He agreed that the paramilitary group would be limited to mounting sporadic attacks and was incapable of waging a sustained campaign of violence as the Provisional IRA had.

“Those days are gone. Our aim is to disrupt Britain’s normalisation policy. We do not need to carry out military operations every day or every week to do so.

“The very existence of continuing armed struggle highlights the lie that the conflict is over and everything is settled. It shows there still are people here prepared to challenge British rule.”

The formation of a single, new IRA has its roots in co-operation between independent republican prisoners and Real IRA inmates in Maghaberry prison.

The two groups had formed an increasingly close and friendly working relationship in the jail.

On the outside, there had also been growing co-operation between the Real IRA and independent republicans.

The Real IRA provided the weapons for Massereene, but the attack was carried out by independent republicans.

This group of independent republicans — made up of ex-Provisional IRA members who had also called themselves the IRA — had recently posed the deadliest threat to the security forces.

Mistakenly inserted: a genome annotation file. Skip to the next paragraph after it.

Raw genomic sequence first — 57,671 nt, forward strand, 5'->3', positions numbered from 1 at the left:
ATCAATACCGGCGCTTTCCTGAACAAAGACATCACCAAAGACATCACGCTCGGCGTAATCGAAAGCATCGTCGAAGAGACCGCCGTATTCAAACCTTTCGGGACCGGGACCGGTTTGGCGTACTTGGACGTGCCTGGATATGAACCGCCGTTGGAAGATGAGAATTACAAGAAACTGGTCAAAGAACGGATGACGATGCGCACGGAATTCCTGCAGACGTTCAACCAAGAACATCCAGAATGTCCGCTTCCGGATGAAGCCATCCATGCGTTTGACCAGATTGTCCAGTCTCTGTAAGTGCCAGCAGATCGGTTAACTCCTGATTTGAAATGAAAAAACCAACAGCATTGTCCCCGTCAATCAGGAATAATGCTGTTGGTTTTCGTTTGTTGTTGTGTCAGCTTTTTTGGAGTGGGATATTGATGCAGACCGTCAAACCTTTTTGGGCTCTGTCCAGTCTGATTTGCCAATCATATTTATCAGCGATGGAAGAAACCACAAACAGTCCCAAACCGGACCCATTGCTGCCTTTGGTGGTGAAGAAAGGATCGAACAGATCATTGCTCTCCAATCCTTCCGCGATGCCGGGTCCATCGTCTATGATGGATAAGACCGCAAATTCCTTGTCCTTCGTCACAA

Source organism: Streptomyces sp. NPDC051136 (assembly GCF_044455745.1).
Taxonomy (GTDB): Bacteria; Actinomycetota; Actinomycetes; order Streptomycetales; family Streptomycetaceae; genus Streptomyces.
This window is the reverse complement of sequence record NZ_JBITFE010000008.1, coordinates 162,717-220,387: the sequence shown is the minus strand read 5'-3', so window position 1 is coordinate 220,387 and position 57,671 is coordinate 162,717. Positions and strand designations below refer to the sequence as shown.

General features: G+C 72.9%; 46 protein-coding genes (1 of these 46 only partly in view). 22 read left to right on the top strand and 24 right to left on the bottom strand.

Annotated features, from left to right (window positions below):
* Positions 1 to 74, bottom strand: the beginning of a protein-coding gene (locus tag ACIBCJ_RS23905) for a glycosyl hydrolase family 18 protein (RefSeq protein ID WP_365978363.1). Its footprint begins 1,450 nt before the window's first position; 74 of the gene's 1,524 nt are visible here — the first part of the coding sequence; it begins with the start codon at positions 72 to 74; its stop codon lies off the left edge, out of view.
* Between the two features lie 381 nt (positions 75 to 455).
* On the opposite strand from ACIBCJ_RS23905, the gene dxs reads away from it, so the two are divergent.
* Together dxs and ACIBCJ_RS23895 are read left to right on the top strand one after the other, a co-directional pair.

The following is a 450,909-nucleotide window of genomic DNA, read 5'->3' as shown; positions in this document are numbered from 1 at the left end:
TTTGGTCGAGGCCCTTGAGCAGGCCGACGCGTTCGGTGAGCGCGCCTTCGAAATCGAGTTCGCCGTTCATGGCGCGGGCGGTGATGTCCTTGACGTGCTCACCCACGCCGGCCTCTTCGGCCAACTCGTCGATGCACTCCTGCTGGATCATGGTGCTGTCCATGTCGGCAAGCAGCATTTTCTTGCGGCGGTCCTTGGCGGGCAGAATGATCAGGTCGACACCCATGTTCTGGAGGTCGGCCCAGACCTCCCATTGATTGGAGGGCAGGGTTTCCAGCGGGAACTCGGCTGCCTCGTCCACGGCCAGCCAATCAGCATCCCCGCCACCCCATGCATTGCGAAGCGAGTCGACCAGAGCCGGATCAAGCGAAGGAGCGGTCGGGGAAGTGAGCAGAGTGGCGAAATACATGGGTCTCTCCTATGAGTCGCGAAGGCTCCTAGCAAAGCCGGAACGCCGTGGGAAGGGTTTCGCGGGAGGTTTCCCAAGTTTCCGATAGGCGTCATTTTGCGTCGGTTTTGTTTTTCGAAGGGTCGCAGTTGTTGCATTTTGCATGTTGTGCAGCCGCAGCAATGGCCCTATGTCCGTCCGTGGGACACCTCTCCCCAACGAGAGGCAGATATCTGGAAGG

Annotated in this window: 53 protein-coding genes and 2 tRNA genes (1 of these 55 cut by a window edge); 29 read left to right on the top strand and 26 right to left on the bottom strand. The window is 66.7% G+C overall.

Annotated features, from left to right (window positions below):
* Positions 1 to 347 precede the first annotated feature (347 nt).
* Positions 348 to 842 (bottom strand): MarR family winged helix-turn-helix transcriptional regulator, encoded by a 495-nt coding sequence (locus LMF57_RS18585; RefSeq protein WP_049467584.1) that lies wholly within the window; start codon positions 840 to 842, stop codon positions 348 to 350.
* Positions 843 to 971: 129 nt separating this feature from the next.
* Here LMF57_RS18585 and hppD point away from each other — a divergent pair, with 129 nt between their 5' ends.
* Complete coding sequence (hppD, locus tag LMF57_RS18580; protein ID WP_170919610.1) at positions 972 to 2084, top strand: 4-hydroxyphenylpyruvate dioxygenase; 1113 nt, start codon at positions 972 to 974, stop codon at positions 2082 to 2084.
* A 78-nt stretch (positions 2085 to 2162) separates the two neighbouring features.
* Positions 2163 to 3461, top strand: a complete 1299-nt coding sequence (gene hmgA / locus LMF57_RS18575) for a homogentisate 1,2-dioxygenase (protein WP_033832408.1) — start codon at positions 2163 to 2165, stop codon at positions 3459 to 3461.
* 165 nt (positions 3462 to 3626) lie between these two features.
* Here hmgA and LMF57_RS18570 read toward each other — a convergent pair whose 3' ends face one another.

They were responsible for the attempted murder of PSNI officer Peadar Heffron and the murder of Constable Ronan Kerr.

This group — along with the Real IRA and RAAD — decided to bring their co-operation to a new level by dissolving their organisations to form a new, single entity.

Sources said that moves to stand down the three groups in order to set up a single, combined command structure and army council began in January.

Each group brought its separate “strengths” to the merger.

The Real IRA had a sizeable membership across Northern Ireland and in parts of the Republic — with a high proportion of young activists. It was the best armed of the three organisations.

The independent group of republicans — which almost entirely consisted of seasoned ex-Provisional IRA members — brings with it a range of deadly expertise and experience.

The Continuity IRA and another republican paramilitary group, Oglaigh na hEireann, will continue to exist separately.

The new IRA presents the greatest threat in Belfast, Derry, South Down, Lurgan and Tyrone.

The security forces will be watching avidly to gauge the group’s capabilities.

Despite its high-profile emergence, the impact of the new IRA and the level of support it will receive in republican communities, remain to be seen.

Nobody wants this, says mother of man gunned down

By Brendan McDaid and Lesley-Anne McKeown

The mother of a Londonderry man shot dead by Republican Action Against Drugs (RAAD) said she was disgusted that the killer vigilante group was uniting with other dissidents.